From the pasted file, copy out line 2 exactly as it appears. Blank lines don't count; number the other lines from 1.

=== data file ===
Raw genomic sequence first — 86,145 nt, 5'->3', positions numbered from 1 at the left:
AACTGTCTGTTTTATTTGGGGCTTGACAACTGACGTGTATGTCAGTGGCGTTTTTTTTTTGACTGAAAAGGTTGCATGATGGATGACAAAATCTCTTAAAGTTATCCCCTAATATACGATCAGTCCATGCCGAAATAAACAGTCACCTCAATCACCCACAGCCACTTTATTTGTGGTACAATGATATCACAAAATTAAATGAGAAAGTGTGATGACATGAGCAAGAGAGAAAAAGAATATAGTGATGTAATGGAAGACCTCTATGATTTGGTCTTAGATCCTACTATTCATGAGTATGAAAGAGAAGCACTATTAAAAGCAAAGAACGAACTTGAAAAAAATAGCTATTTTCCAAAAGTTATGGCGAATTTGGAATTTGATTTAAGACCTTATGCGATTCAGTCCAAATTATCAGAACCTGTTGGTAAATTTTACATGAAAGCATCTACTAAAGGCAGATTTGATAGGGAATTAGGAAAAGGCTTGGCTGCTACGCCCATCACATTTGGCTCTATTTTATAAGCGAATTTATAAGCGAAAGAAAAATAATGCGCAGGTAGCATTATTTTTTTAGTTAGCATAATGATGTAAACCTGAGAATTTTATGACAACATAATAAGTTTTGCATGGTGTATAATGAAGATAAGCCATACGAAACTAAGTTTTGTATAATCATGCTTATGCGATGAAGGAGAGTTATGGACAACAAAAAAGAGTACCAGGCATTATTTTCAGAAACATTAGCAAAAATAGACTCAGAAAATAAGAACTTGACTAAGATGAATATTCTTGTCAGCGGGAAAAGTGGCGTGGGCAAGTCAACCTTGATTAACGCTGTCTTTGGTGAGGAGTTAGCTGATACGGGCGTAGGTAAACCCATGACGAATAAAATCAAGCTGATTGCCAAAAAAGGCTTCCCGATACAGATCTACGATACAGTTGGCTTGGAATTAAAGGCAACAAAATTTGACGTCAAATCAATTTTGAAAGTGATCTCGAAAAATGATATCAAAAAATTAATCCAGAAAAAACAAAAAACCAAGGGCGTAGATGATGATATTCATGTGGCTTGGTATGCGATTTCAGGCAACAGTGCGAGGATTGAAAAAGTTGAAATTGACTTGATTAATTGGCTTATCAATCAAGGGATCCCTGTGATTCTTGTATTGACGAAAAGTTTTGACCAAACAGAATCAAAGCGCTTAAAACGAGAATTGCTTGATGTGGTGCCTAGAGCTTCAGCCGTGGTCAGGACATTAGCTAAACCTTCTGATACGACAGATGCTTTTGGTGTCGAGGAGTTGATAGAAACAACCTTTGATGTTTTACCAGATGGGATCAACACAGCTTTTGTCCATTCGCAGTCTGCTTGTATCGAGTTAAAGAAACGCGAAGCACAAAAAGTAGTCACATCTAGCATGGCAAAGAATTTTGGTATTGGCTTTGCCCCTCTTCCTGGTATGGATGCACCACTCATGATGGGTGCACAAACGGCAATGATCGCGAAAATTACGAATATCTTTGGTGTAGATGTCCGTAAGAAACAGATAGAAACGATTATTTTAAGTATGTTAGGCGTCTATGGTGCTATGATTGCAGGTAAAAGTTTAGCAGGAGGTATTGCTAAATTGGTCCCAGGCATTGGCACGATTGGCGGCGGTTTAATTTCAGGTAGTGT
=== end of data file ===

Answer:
AACTGTCTGTTTTATTTGGGGCTTGACAACTGACGTGTATGTCAGTGGCGTTTTTTTTTTGACTGAAAAGGTTGCATGATGGATGACAAAATCTCTTAAAGTTATCCCCTAATATACGATCAGTCCATGCCGAAATAAACAGTCACCTCAATCACCCACAGCCACTTTATTTGTGGTACAATGATATCACAAAATTAAATGAGAAAGTGTGATGACATGAGCAAGAGAGAAAAAGAATATAGTGATGTAATGGAAGACCTCTATGATTTGGTCTTAGATCCTACTATTCATGAGTATGAAAGAGAAGCACTATTAAAAGCAAAGAACGAACTTGAAAAAAATAGCTATTTTCCAAAAGTTATGGCGAATTTGGAATTTGATTTAAGACCTTATGCGATTCAGTCCAAATTATCAGAACCTGTTGGTAAATTTTACATGAAAGCATCTACTAAAGGCAGATTTGATAGGGAATTAGGAAAAGGCTTGGCTGCTACGCCCATCACATTTGGCTCTATTTTATAAGCGAATTTATAAGCGAAAGAAAAATAATGCGCAGGTAGCATTATTTTTTTAGTTAGCATAATGATGTAAACCTGAGAATTTTATGACAACATAATAAGTTTTGCATGGTGTATAATGAAGATAAGCCATACGAAACTAAGTTTTGTATAATCATGCTTATGCGATGAAGGAGAGTTATGGACAACAAAAAAGAGTACCAGGCATTATTTTCAGAAACATTAGCAAAAATAGACTCAGAAAATAAGAACTTGACTAAGATGAATATTCTTGTCAGCGGGAAAAGTGGCGTGGGCAAGTCAACCTTGATTAACGCTGTCTTTGGTGAGGAGTTAGCTGATACGGGCGTAGGTAAACCCATGACGAATAAAATCAAGCTGATTGCCAAAAAAGGCTTCCCGATACAGATCTACGATACAGTTGGCTTGGAATTAAAGGCAACAAAATTTGACGTCAAATCAATTTTGAAAGTGATCTCGAAAAATGATATCAAAAAATTAATCCAGAAAAAACAAAAAACCAAGGGCGTAGATGATGATATTCATGTGGCTTGGTATGCGATTTCAGGCAACAGTGCGAGGATTGAAAAAGTTGAAATTGACTTGATTAATTGGCTTATCAATCAAGGGATCCCTGTGATTCTTGTATTGACGAAAAGTTTTGACCAAACAGAATCAAAGCGCTTAAAACGAGAATTGCTTGATGTGGTGCCTAGAGCTTCAGCCGTGGTCAGGACATTAGCTAAACCTTCTGATACGACAGATGCTTTTGGTGTCGAGGAGTTGATAGAAACAACCTTTGATGTTTTACCAGATGGGATCAACACAGCTTTTGTCCATTCGCAGTCTGCTTGTATCGAGTTAAAGAAACGCGAAGCACAAAAAGTAGTCACATCTAGCATGGCAAAGAATTTTGGTATTGGCTTTGCCCCTCTTCCTGGTATGGATGCACCACTCATGATGGGTGCACAAACGGCAATGATCGCGAAAATTACGAATATCTTTGGTGTAGATGTCCGTAAGAAACAGATAGAAACGATTATTTTAAGTATGTTAGGCGTCTATGGTGCTATGATTGCAGGTAAAAGTTTAGCAGGAGGTATTGCTAAATTGGTCCCAGGCATTGGCACGATTGGCGGCGGTTTAATTTCAGGTAGTGT